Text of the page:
values government purchases is governed by the parameter . Suppose Robinson Crusoe’s

budget constraint is , where denotes the wage rate and denotes lump sum taxes

paid by Robinson Crusoe. Assume for simplicity that the government runs a balanced budget,

i.e., that . Notice, also, that the resource constraint in this economy implies that

, i.e., consumption plus government purchases cannot exceed the amount of output produced .

In this model, we will treat , , and as endogenous variables. All other variables – including

and – are considered exogenous.

a) (10 points) Derive Robinson Crusoe’s labor supply curve. (Hint: Since is exogenous,

Robinson Crusoe treats it as a constant.)

b) (20 points) Suppose the production function in the economy is and the wage is thus

given by as in Problem Set 1. Use this equation, Robinson Crusoe’s labor supply curve,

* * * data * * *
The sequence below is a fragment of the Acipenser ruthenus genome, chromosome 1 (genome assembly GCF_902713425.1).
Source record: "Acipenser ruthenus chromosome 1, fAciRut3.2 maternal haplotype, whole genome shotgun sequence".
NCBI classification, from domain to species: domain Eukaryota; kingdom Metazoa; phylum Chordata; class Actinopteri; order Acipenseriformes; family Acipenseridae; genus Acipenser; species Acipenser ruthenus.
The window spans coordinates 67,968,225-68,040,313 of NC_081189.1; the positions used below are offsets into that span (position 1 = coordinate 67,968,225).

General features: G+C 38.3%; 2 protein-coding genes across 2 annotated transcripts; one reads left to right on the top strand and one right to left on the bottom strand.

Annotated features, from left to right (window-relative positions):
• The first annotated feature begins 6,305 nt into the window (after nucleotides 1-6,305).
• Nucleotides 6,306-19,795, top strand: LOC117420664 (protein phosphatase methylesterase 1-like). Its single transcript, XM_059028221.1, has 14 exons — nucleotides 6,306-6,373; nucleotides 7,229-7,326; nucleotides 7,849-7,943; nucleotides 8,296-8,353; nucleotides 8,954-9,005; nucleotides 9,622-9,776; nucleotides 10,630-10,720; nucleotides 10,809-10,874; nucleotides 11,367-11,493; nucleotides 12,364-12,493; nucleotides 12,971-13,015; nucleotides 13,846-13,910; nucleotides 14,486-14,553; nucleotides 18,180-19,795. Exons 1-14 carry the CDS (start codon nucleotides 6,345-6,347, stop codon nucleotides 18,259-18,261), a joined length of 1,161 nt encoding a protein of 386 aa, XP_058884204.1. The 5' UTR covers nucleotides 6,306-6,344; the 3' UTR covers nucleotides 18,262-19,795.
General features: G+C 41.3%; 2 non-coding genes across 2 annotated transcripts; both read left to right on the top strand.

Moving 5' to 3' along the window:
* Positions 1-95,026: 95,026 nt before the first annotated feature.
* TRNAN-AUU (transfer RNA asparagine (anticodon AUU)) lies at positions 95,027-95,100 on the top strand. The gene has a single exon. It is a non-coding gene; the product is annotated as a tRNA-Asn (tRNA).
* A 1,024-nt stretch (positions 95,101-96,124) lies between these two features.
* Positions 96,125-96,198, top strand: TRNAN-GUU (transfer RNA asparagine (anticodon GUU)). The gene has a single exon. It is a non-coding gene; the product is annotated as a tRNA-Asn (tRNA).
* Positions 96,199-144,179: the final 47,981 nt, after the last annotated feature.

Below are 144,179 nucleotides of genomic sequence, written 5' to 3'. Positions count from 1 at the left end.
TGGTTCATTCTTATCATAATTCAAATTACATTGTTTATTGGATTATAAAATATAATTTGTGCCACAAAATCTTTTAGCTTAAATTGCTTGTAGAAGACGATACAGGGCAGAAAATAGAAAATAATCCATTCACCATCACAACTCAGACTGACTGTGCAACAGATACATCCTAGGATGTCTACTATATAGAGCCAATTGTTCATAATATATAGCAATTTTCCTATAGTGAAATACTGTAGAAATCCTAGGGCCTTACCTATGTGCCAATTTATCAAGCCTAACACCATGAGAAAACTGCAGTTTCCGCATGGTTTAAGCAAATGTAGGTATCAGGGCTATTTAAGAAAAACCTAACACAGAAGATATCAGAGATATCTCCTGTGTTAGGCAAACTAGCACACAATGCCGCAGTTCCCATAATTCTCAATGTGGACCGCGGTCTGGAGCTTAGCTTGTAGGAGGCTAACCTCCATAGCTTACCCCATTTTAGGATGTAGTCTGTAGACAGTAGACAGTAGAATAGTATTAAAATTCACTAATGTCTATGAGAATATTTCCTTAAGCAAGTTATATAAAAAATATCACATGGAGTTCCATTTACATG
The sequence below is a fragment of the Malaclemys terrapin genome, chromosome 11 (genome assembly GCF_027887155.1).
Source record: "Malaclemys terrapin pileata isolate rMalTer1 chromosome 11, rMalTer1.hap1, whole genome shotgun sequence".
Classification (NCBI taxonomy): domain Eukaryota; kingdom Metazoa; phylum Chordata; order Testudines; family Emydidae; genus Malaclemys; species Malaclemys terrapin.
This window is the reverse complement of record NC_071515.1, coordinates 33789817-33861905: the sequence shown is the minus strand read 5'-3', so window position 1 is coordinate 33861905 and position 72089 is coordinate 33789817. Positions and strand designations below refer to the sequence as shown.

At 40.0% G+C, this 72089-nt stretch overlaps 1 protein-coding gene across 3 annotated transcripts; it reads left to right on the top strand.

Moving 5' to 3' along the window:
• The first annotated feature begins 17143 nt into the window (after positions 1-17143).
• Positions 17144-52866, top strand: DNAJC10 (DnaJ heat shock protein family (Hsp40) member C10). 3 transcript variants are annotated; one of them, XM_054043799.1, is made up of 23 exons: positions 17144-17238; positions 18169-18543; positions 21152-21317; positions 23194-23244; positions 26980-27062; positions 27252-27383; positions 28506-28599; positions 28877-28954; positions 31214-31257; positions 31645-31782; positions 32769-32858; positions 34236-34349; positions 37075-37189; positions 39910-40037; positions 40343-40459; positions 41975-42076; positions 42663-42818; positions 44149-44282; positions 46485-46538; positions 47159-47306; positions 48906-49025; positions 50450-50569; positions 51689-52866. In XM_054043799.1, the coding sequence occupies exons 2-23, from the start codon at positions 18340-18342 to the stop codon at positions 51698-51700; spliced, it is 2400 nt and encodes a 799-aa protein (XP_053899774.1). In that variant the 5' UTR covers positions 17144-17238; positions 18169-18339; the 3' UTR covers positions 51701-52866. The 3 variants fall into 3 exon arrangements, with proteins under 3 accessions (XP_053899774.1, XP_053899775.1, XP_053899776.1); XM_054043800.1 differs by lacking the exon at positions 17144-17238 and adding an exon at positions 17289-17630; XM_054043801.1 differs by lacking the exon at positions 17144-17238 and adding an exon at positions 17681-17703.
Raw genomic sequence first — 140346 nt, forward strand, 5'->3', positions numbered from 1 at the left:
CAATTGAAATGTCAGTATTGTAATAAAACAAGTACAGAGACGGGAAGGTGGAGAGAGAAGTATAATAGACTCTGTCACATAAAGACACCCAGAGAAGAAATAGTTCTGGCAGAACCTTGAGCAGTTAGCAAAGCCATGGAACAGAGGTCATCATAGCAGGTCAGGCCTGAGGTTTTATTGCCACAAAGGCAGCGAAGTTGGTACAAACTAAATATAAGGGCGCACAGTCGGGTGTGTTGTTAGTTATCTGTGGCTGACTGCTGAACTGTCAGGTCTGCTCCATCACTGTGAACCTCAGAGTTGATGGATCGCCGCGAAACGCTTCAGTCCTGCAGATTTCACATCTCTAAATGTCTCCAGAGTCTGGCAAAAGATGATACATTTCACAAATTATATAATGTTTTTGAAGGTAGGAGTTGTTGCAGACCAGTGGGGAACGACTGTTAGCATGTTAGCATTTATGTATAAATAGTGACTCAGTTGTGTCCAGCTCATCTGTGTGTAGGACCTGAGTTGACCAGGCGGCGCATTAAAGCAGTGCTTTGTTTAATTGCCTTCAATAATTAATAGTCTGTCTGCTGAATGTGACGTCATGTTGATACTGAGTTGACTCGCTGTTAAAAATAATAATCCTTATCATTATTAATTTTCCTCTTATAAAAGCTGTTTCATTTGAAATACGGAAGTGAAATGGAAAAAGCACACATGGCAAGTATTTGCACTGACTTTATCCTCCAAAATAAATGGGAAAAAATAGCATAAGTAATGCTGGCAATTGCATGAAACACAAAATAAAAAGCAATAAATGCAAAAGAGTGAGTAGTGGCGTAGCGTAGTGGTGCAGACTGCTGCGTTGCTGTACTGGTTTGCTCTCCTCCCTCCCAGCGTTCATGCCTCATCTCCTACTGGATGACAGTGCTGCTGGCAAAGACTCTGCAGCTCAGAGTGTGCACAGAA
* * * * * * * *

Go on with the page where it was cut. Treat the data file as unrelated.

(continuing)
the economy’s resource constraint and/or the balanced budget equation to solve for output in

terms of only , , and .

c) (10 points) The government purchases multiplier is defined as the number of dollars that

output rises by when government purchases rise by one dollar. (You can assume for simplicity

that all the endogenous variables are denoted in dollars.) What is the government purchases

multiplier in this economy? If 0, what is the range of values that the government purchases

multiplier can take?

d) (10 points) Solve for consumption in terms of only , , and . Briefly comment on how an

increase in government purchases affects consumption.

e) (10 points) In one paragraph, discuss whether an increase in government purchases makes

Robinson Crusoe better or worse off. In particular, comment on whether Robinson Crusoe is